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11 February

There are millions of marketing messages being delivered to the world’s consumer population at any given moment. Today’s technologically advanced media is capable of some incredible sources of advertising. However, no matter how advanced it becomes, the main objective will always be to get the right message to the right consumer at the right time. To be effective, it must be done at scale, with accuracy and in real time. In the past, targeting and relevance to a specific audience didn’t exist … the messages were cast out to generic populations in segments, spanning across broad ranges of consumers, hoping that the message would pertain to at least some of those that heard it, or viewed it.

The rapid proliferation of channels and touchpoints that are available to consumers is certainly not news to marketers. They know they must maintain a degree of consistency with how consumers interact with these ads across the various devices and platforms. One of the critical steps to achieving this is through programmatic advertising. Programmatic buying is now used by marketers for banner and display ads more than any other method, to the tune of 96% purchasing display. In addition, 76% of marketers are using programmatic for video, 64% for mobile devices, 55% for social media and even 16% for cable (connected) television. This form of advertising delivers the ability for marketers to bring disparate points together and provide a more holistic view of the consumer, regarding sales and the life cycle of consumer loyalty.

Programmatic doesn’t just benefit the marketers; it benefits the media companies that have inventory to sell. These companies can determine the value of this underutilized inventory by becoming closer to the marketers and optimizing CPMs (cost per thousand impressions). This makes the consumer’s journey become much more interesting (and seamless), as well as more relevant across all types of media. This includes mobile, desktop, television and offline display.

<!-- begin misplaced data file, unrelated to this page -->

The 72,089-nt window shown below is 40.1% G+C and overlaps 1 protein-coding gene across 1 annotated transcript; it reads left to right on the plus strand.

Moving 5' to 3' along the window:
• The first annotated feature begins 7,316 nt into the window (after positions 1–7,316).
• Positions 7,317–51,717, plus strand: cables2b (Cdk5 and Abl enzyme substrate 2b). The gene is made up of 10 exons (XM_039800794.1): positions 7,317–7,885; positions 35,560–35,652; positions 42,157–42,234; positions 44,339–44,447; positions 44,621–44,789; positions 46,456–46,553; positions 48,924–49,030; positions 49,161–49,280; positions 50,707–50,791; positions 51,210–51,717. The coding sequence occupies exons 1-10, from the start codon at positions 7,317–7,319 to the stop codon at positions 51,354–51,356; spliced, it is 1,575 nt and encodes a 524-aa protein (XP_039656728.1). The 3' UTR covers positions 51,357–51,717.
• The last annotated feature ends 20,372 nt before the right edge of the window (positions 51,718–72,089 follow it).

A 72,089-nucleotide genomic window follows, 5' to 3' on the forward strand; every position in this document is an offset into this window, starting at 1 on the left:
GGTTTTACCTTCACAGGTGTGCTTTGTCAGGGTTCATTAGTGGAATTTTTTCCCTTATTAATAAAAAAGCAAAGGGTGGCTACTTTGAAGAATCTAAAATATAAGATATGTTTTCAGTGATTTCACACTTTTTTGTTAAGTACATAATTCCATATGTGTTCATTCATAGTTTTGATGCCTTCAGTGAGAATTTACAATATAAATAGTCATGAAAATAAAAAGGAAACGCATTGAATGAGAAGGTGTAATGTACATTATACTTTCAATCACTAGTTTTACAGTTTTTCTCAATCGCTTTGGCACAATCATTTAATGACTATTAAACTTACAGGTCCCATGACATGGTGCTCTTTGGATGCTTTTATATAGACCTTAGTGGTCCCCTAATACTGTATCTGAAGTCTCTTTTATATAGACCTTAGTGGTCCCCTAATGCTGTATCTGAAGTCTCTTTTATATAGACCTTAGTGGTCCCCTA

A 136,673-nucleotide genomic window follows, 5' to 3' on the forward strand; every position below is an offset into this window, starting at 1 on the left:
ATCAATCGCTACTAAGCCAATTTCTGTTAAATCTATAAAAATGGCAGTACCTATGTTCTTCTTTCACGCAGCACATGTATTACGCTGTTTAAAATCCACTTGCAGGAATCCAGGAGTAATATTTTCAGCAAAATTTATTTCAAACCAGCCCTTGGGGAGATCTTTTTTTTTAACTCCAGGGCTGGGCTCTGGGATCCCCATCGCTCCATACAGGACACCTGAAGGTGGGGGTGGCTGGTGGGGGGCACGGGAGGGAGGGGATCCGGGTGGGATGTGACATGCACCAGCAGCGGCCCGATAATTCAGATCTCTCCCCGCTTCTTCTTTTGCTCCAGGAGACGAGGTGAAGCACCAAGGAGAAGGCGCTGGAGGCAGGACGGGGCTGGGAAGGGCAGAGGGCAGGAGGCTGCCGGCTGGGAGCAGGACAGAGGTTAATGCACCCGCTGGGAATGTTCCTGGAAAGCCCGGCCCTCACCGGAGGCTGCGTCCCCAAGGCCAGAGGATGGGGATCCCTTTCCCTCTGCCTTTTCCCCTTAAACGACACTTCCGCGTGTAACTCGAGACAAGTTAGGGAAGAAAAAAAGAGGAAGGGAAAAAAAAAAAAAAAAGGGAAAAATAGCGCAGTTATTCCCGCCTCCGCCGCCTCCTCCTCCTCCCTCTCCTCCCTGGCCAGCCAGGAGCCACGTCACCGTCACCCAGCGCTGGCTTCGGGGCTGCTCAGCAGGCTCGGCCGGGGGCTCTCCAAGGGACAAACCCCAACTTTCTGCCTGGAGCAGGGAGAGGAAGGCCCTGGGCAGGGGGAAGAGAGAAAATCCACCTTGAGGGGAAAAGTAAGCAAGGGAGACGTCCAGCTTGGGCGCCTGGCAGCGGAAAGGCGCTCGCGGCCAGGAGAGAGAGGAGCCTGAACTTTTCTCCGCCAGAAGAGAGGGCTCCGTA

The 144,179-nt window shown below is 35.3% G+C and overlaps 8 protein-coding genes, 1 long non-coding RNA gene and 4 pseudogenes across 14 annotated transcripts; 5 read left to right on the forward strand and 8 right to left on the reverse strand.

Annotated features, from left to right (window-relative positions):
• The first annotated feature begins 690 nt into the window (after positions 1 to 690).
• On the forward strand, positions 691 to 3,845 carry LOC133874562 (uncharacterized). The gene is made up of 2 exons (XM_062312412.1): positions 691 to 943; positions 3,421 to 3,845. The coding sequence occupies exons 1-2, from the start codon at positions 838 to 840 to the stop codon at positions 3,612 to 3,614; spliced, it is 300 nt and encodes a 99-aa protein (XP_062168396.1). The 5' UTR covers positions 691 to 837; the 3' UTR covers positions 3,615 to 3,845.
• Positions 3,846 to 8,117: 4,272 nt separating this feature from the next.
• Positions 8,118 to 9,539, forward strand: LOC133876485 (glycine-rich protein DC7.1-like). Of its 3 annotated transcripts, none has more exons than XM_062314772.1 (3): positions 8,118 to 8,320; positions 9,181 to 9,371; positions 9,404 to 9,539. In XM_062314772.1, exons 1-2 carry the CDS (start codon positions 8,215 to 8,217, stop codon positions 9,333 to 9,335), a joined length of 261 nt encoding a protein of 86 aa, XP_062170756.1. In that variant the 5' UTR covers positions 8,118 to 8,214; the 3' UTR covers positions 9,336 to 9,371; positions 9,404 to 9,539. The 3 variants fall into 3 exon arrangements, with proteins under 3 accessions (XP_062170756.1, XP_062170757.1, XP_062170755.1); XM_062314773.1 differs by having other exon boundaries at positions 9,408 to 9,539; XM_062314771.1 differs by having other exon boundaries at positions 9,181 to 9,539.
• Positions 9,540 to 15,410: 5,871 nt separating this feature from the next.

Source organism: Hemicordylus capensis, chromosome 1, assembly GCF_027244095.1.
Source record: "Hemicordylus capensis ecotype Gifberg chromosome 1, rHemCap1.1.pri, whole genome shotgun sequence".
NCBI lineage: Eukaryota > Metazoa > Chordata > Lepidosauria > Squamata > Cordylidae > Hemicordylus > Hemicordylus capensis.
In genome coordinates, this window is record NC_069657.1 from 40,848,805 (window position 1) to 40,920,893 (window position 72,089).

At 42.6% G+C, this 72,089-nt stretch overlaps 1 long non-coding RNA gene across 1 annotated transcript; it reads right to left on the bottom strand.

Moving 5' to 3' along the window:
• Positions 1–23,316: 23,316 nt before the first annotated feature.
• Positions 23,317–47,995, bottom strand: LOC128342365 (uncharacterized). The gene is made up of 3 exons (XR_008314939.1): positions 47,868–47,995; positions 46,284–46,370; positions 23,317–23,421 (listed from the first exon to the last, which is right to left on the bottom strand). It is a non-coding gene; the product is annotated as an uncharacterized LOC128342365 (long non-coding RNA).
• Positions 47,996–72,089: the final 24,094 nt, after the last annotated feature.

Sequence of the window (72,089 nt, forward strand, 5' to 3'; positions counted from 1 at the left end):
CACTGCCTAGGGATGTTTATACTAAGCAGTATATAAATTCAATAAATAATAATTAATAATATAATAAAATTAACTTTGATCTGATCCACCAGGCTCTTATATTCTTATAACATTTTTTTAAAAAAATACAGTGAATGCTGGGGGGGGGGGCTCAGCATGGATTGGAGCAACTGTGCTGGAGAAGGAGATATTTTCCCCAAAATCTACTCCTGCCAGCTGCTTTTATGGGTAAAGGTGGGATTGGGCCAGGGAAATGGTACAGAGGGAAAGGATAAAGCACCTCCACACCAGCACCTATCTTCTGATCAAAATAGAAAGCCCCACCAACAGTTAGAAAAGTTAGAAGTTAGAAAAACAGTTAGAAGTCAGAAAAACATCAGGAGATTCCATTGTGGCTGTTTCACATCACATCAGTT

Real time bidding (RTB) is an auction-based way for media buyers to bid on ads at the impression level, right while the ad impression takes place. The call is made to an ad exchange, which offers the impression to those participants with seats on the exchange (the bidders). The bidders must respond to the exchange within 100 milliseconds. Each bidder contains its own demand and only submits to the exchange what it chooses. This renders the ad exchange more of a clearinghouse than the revenue-generating instrument that the paid search auction is.

The main advantage for the media buyer is that they can specify just what they want their goals and outcomes to be. They can look for the ad inventory that matches their objectives, which may be performance-based or audience-based. This differs greatly from buying from the publishers directly, where the inventory definition is specified by the publisher. With real time buying, the media buyers specify the inventory and buy only what they want.

Programmatic is moving the more traditional ways of buying and selling advertising media to the side. One of the biggest agency holding companies, Interpublic Group, states that it wants to transfer half of its media buying to programmatic, and is currently doing so. They add that eventually they would like to do this across all of the media types.

Within the last few years, publishers have started to see the benefits of programmatic selling on their own. They are discovering that this leads to a higher yield because the cost of their sales is lower, or because the inventory that is used is done so more efficiently.

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